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How To Pack For A Living Water Trip

So you’re ready to go on your Living Water Trip, and you’ve got your packing list, but now what? What do you really need, and how do you fit it all in a suitcase for the week?

After going on more than 15 Living Water Trips, I’d like to consider myself a packing expert at this point. The comprehensive list of everything you need is in your trip book, but here are my top five packing tips and tricks:

  • Pack smarter, not harder

You’ve probably heard the hype around Marie Kondo, “The Life-Changing Magic of Tidying Up,” and the best way to fold your socks. I give credit to my sister for teaching me this method of folding long before “Marie Kondo-ing” became a verb.

Just like Kondo suggests, fold your clothes so that they can stand up on their own and stack them horizontally like this in your suitcase. This allows you to easily see all your clothes, and it maximizes your space. I also try to stack my dirty clothes like this in a trash bag, which makes it much easier to pack up at the end of the week.

To pack lighter, try to think through exactly what you’ll wear each day of the trip. When I get back from the community and shower in the afternoon, I put on the shirt I’m planning to wear in the community the next day. This way, I don’t need to pack five extra shirts just to wear in the evenings.

You probably only need 2-4 pairs of pants, even if you’re drilling. If you bring dry-fit pants, you can always rinse them back at the hotel or guesthouse and re-wear them the next day since they dry so quickly. Or just re-wear your dirty pants, because they’re bound to get muddy and wet again. Use the extra space to bring more donations for your community!

Living Water shirts being packed for a Living Water Trip.
  • Packing toiletries

I generally try to pack light, but one thing I am not willing to skimp on is my “just in case” bag of medicine and toiletries. On most trips I never even open this bag (thank goodness), but I’d hate to be on a trip where I need it and don’t have it. I pack my daily-use toiletries in a separate bag for easier access.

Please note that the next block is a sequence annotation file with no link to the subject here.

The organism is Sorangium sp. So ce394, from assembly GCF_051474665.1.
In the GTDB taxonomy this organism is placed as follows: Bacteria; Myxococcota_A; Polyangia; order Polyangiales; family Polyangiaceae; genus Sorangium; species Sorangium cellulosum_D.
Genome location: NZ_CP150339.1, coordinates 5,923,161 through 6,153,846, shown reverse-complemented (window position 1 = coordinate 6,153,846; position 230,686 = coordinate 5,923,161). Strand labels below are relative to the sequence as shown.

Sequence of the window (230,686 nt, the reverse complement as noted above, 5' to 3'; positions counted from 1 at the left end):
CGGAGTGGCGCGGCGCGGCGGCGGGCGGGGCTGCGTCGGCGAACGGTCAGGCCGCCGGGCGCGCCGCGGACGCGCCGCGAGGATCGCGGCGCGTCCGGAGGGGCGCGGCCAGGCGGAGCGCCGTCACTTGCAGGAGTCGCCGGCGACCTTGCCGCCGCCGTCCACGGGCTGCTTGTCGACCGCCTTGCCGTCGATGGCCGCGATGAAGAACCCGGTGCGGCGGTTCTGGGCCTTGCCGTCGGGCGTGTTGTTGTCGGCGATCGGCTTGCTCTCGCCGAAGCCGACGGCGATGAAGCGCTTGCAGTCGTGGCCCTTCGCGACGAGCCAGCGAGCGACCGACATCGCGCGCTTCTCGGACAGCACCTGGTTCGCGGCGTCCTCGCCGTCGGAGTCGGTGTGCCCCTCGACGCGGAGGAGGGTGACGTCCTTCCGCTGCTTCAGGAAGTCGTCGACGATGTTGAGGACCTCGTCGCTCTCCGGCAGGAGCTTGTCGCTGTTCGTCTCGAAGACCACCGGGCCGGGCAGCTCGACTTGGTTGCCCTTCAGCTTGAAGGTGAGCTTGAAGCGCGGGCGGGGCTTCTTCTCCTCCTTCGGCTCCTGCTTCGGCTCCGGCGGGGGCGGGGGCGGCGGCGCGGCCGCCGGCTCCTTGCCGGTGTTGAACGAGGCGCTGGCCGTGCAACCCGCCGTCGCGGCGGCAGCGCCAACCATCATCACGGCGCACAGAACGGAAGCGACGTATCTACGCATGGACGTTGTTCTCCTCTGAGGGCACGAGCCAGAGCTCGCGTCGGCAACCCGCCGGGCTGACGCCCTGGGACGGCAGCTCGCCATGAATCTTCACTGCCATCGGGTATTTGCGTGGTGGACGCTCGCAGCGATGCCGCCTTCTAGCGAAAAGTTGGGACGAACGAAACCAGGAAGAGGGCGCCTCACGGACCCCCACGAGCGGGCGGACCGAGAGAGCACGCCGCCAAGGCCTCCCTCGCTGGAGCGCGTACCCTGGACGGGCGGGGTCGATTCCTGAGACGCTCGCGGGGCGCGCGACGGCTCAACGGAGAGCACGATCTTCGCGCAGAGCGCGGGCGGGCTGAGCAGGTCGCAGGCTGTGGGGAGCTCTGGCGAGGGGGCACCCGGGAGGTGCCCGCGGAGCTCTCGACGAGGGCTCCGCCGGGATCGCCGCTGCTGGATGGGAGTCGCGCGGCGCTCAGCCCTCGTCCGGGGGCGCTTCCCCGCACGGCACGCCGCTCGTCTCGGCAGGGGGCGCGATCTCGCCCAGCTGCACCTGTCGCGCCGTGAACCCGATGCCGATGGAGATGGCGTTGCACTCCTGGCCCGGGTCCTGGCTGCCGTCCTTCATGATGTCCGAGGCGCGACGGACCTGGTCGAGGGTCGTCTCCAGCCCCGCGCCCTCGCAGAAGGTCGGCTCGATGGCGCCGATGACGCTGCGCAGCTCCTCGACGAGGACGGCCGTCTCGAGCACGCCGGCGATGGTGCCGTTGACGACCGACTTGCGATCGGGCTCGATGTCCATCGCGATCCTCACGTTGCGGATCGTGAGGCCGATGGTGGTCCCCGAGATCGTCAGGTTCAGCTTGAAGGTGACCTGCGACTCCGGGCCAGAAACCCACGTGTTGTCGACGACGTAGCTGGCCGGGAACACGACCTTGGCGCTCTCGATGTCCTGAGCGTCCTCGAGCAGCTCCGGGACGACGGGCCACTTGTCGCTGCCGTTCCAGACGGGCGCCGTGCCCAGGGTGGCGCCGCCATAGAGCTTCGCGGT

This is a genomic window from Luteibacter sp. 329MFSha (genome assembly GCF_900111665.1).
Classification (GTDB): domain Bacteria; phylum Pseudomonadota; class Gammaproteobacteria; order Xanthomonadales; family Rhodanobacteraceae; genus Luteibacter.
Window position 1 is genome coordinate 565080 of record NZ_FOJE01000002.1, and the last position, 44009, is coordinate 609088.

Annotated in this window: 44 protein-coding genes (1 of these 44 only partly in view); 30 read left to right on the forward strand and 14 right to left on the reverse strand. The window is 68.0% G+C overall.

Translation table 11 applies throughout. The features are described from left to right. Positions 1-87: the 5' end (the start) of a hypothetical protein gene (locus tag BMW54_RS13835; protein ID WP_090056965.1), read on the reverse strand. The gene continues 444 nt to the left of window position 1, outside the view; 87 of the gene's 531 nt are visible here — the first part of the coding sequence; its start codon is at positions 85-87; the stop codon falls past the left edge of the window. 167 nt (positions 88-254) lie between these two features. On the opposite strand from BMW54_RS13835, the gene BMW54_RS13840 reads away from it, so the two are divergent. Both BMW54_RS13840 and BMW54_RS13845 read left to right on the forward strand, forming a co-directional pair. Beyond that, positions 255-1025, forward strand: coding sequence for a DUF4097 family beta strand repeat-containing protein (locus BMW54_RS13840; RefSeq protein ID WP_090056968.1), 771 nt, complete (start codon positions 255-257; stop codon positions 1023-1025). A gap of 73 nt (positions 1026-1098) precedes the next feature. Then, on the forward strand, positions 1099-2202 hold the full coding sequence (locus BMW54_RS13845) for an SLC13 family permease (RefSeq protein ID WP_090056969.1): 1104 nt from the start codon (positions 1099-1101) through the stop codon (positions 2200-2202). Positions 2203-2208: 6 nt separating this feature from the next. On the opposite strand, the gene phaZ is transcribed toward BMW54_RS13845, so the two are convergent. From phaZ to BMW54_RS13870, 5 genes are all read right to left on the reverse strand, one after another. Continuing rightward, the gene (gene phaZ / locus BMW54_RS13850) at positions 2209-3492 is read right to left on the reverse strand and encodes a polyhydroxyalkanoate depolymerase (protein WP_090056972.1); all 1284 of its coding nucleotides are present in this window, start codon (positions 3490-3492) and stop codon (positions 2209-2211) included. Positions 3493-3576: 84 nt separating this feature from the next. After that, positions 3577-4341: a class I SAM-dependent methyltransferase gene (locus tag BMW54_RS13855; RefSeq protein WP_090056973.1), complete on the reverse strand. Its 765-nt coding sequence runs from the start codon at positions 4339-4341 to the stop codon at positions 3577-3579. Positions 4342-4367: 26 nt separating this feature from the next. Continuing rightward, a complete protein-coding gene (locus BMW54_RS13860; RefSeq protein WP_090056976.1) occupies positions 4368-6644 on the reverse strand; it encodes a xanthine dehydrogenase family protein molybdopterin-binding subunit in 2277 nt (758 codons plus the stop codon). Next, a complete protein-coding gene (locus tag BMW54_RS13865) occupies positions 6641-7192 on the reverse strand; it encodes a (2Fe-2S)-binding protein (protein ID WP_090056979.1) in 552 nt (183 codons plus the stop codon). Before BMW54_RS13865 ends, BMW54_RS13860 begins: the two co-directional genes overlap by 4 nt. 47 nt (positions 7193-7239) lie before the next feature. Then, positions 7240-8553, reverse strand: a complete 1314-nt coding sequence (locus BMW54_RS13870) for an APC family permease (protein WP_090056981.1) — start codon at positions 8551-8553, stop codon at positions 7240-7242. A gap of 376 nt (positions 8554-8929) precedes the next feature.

My best trick for saving space when packing toiletries is to use contact lens cases for liquids. I’ll put moisturizer, face wash, and even toothpaste in each side of the case. The small amount is perfect for a week, and it saves me from having to buy travel-size products.

Don’t forget to pack liquids and lotions in plastic bags because occasionally they will explode from the air pressure on the plane, and you don’t want that all over everything else in your bag!

  • It’s okay to pack a “comfort” item

If this is your first volunteer trip, or even if you’re going for the 10th time, you’ll still be pushed out of your comfort zone. I like to pack one thing that I know will bring me a little bit of comfort while I’m on the trip.

For me, it’s my pillow because I know I’ll sleep that much better with it. For my mom, it’s a small travel iron. Maybe for you, it’s a familiar snack or your favorite coffee creamer. Whatever it is, bring it if it’s going to help you feel a little more comfortable during the week.

  • Pack a carry-on bag

You might be able to fit everything in a carry-on bag for the week, but if you have to check your suitcase, there are two important things to do just in case your luggage doesn’t make it.

-Take a picture of your suitcase on your phone and have the address of the team house or hotel, so you can provide that at the lost baggage counter. If you have a really generic bag, use your Living Water sticker to make it more distinguishable!

-Pack essentials in a carry-on bag. This includes any medications you need, an extra set (or two) of clothes, glasses/contacts, toothbrush, etc. If your luggage is lost or delayed, it could be 2-3 days before you get your bag, so be prepared!

This carry-on bag or backpack can also serve as your day pack during the week. I like to keep sunscreen, bug spray, a few snacks, and my camera in my backpack while we’re in the community.

Don’t forget these helpful items

Wet wipes: You’ll want something to wipe the mud off, not just spread it around like hand sanitizer.

Flushable wipes/toilet paper: These are useful for any latrine you may need to use in the community.

Games/cards: This is a great way to bond as a team when you’re relaxing in the evenings. My personal favorite is Catch Phrase.

Earplugs: I learned my lesson the hard way in El Salvador with their impressively vocal parrots!

Reusable water bottle: Please stay hydrated!

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Living Water currently works along the Pacific coast of Guatemala. Team members will use an LS300 or a LS400 drill rig with our in-country drillers and help our hygiene team share proper sanitation techniques and Bible stories. You’ll get to experience the rich Guatemalan culture in Antigua, including a coffee plantation tour and Cerro de la Cruz—a beautiful cross set on a hill.